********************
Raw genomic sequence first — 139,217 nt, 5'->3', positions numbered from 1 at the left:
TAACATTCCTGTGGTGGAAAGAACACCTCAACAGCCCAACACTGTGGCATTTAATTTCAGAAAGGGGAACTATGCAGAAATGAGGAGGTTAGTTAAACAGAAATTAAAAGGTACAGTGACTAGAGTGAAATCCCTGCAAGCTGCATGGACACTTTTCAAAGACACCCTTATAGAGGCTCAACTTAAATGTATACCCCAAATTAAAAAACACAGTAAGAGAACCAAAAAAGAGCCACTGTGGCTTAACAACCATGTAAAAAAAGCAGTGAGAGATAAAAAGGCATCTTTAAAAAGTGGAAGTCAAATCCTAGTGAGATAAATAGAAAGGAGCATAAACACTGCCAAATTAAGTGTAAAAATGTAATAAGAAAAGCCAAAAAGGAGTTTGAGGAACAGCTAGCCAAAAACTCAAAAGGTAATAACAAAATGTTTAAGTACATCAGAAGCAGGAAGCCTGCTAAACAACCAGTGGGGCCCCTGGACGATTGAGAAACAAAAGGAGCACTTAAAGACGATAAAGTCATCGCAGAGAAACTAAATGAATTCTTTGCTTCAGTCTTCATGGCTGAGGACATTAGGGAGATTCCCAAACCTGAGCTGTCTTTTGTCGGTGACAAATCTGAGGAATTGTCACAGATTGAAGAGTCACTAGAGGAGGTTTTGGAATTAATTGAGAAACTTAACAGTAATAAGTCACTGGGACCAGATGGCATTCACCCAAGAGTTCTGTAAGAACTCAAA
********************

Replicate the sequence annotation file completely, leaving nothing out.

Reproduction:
Raw genomic sequence first — 139,217 nt, 5'->3', positions numbered from 1 at the left:
TAACATTCCTGTGGTGGAAAGAACACCTCAACAGCCCAACACTGTGGCATTTAATTTCAGAAAGGGGAACTATGCAGAAATGAGGAGGTTAGTTAAACAGAAATTAAAAGGTACAGTGACTAGAGTGAAATCCCTGCAAGCTGCATGGACACTTTTCAAAGACACCCTTATAGAGGCTCAACTTAAATGTATACCCCAAATTAAAAAACACAGTAAGAGAACCAAAAAAGAGCCACTGTGGCTTAACAACCATGTAAAAAAAGCAGTGAGAGATAAAAAGGCATCTTTAAAAAGTGGAAGTCAAATCCTAGTGAGATAAATAGAAAGGAGCATAAACACTGCCAAATTAAGTGTAAAAATGTAATAAGAAAAGCCAAAAAGGAGTTTGAGGAACAGCTAGCCAAAAACTCAAAAGGTAATAACAAAATGTTTAAGTACATCAGAAGCAGGAAGCCTGCTAAACAACCAGTGGGGCCCCTGGACGATTGAGAAACAAAAGGAGCACTTAAAGACGATAAAGTCATCGCAGAGAAACTAAATGAATTCTTTGCTTCAGTCTTCATGGCTGAGGACATTAGGGAGATTCCCAAACCTGAGCTGTCTTTTGTCGGTGACAAATCTGAGGAATTGTCACAGATTGAAGAGTCACTAGAGGAGGTTTTGGAATTAATTGAGAAACTTAACAGTAATAAGTCACTGGGACCAGATGGCATTCACCCAAGAGTTCTGTAAGAACTCAAA